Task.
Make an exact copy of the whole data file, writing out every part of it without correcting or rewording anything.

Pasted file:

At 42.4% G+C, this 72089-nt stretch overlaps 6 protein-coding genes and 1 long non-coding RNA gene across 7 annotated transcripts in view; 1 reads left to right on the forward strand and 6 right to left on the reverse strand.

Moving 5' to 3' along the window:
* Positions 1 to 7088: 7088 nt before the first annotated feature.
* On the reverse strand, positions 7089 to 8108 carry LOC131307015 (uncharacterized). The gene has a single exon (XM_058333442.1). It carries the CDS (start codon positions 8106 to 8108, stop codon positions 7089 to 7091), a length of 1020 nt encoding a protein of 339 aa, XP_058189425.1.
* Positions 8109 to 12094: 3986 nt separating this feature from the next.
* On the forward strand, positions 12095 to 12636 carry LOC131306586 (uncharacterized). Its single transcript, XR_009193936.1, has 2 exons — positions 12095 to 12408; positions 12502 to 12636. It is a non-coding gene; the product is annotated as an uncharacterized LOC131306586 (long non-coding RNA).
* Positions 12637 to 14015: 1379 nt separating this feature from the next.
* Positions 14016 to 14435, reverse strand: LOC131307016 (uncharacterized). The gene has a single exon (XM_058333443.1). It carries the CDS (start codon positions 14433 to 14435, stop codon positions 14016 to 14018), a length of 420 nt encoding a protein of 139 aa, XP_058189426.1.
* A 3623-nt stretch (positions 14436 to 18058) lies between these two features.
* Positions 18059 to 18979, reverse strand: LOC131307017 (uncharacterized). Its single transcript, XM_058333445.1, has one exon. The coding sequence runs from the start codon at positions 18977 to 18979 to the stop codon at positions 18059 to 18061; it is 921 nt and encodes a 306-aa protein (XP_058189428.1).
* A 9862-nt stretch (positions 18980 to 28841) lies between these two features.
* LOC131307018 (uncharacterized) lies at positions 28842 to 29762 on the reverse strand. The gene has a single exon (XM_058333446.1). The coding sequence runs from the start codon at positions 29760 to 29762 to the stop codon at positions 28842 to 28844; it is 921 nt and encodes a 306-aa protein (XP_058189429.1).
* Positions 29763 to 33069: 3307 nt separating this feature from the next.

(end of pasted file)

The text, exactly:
At 42.4% G+C, this 72089-nt stretch overlaps 6 protein-coding genes and 1 long non-coding RNA gene across 7 annotated transcripts in view; 1 reads left to right on the forward strand and 6 right to left on the reverse strand.

Moving 5' to 3' along the window:
* Positions 1 to 7088: 7088 nt before the first annotated feature.
* On the reverse strand, positions 7089 to 8108 carry LOC131307015 (uncharacterized). The gene has a single exon (XM_058333442.1). It carries the CDS (start codon positions 8106 to 8108, stop codon positions 7089 to 7091), a length of 1020 nt encoding a protein of 339 aa, XP_058189425.1.
* Positions 8109 to 12094: 3986 nt separating this feature from the next.
* On the forward strand, positions 12095 to 12636 carry LOC131306586 (uncharacterized). Its single transcript, XR_009193936.1, has 2 exons — positions 12095 to 12408; positions 12502 to 12636. It is a non-coding gene; the product is annotated as an uncharacterized LOC131306586 (long non-coding RNA).
* Positions 12637 to 14015: 1379 nt separating this feature from the next.
* Positions 14016 to 14435, reverse strand: LOC131307016 (uncharacterized). The gene has a single exon (XM_058333443.1). It carries the CDS (start codon positions 14433 to 14435, stop codon positions 14016 to 14018), a length of 420 nt encoding a protein of 139 aa, XP_058189426.1.
* A 3623-nt stretch (positions 14436 to 18058) lies between these two features.
* Positions 18059 to 18979, reverse strand: LOC131307017 (uncharacterized). Its single transcript, XM_058333445.1, has one exon. The coding sequence runs from the start codon at positions 18977 to 18979 to the stop codon at positions 18059 to 18061; it is 921 nt and encodes a 306-aa protein (XP_058189428.1).
* A 9862-nt stretch (positions 18980 to 28841) lies between these two features.
* LOC131307018 (uncharacterized) lies at positions 28842 to 29762 on the reverse strand. The gene has a single exon (XM_058333446.1). The coding sequence runs from the start codon at positions 29760 to 29762 to the stop codon at positions 28842 to 28844; it is 921 nt and encodes a 306-aa protein (XP_058189429.1).
* Positions 29763 to 33069: 3307 nt separating this feature from the next.